Commentary

I3.754 'Double trust' or 'lifetime debt' schemes

IHT, trusts and estates

I3.754 'Double trust' or 'lifetime debt' schemes

I3.754 'Double trust' or 'lifetime debt' schemes

Typical 'double trust' or 'lifetime debt' arrangements rely upon the creation of a debt which is given to the donee and is deductible against the value of the property in the donor's estate. (One of the more straightforward types of scheme is referred to in the narrative on the relief for a double charge to IHT at I3.746.) In its most basic form, a typical scheme involves the donor selling the property to the trustees of a settlement under which he has an interest in possession, the consideration being left outstanding by way of loan (interest free and typically repayable only at a future date such as the donor's death) charged on the property. The donor then gives the benefit of the loan away to the trustees of a second trust under which the beneficiaries include the intended donee or donees. The result is that:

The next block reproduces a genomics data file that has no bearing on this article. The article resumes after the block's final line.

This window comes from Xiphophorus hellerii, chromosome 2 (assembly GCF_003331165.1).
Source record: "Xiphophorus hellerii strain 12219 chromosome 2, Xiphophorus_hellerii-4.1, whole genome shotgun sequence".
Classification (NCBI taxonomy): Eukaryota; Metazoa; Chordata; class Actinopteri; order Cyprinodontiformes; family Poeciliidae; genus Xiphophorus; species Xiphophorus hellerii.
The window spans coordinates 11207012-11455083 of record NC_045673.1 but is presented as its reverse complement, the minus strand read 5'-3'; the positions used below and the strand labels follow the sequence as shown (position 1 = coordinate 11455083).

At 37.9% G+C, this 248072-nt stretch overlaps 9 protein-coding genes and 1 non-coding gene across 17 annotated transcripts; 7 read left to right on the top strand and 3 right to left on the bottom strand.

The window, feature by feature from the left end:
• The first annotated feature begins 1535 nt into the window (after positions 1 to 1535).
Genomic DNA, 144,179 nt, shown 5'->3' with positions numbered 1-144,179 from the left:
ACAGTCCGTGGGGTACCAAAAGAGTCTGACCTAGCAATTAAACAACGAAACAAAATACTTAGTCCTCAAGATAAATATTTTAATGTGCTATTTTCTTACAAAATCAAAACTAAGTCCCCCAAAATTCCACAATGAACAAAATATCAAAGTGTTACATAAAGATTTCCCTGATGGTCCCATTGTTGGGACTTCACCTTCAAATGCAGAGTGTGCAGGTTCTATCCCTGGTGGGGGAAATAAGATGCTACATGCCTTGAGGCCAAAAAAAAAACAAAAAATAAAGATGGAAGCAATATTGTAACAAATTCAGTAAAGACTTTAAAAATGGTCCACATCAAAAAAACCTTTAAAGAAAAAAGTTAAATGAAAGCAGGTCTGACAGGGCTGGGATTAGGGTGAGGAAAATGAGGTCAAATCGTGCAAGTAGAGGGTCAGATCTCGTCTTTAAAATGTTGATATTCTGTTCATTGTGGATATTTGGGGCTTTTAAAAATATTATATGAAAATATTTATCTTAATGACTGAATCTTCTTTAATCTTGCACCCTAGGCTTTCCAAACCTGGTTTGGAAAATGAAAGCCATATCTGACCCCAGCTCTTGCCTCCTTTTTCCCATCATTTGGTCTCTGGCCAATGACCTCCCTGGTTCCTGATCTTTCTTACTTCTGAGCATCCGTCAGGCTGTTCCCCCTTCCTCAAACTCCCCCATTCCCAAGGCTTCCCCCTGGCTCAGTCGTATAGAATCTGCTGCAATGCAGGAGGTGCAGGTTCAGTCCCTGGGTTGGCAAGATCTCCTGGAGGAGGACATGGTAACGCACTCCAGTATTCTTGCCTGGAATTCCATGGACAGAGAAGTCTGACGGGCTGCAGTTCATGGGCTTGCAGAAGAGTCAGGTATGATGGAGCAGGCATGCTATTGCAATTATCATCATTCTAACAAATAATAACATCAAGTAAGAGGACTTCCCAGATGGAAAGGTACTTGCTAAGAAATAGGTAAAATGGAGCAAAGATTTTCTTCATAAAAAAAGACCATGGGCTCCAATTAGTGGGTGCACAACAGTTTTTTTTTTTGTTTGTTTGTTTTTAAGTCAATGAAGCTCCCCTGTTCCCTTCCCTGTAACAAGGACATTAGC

1.  

    •     the donor has made a potentially exempt transfer of an amount equivalent in value to the property

  2.  

    •     he remains able to continue occupying the property under the terms of the settlement to which it has been sold without giving rise to a reservation of benefit problem, and

  3.  

    •     although on the donor's death he will be treated as beneficially entitled to the property1, the debt due to the trustees of the second settlement will be deductible from its value in his estate2

Again, there are a number of variations on the basic theme. Several iterations of the

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